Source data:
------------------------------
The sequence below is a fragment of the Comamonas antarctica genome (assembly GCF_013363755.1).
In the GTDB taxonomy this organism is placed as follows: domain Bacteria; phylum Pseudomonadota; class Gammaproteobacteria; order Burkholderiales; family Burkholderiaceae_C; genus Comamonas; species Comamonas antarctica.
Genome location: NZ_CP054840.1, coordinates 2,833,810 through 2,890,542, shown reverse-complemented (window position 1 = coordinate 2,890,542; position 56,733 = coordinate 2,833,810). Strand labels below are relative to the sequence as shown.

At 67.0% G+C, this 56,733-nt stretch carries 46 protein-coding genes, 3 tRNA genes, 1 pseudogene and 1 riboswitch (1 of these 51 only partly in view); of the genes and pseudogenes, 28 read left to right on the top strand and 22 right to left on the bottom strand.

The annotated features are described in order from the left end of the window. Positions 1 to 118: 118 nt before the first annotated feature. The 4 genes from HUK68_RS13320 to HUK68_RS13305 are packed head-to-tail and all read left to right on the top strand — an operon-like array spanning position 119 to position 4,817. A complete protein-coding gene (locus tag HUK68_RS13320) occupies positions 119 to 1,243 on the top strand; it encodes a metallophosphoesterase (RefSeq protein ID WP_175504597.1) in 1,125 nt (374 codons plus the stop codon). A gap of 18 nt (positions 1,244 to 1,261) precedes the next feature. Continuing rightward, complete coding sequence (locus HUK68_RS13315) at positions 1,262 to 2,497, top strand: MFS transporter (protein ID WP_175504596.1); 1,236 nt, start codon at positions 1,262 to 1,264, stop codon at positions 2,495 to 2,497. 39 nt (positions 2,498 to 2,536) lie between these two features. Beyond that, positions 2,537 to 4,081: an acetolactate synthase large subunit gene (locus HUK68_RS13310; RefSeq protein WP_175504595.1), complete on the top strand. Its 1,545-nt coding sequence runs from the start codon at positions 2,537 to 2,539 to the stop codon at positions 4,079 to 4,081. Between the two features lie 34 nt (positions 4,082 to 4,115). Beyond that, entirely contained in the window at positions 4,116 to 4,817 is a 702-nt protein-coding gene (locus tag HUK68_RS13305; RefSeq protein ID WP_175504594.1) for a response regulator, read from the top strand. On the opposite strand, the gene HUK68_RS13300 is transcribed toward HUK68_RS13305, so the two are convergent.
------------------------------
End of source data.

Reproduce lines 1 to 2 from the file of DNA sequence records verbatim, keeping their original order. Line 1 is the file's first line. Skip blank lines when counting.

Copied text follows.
The sequence below is a fragment of the Comamonas antarctica genome (assembly GCF_013363755.1).
In the GTDB taxonomy this organism is placed as follows: domain Bacteria; phylum Pseudomonadota; class Gammaproteobacteria; order Burkholderiales; family Burkholderiaceae_C; genus Comamonas; species Comamonas antarctica.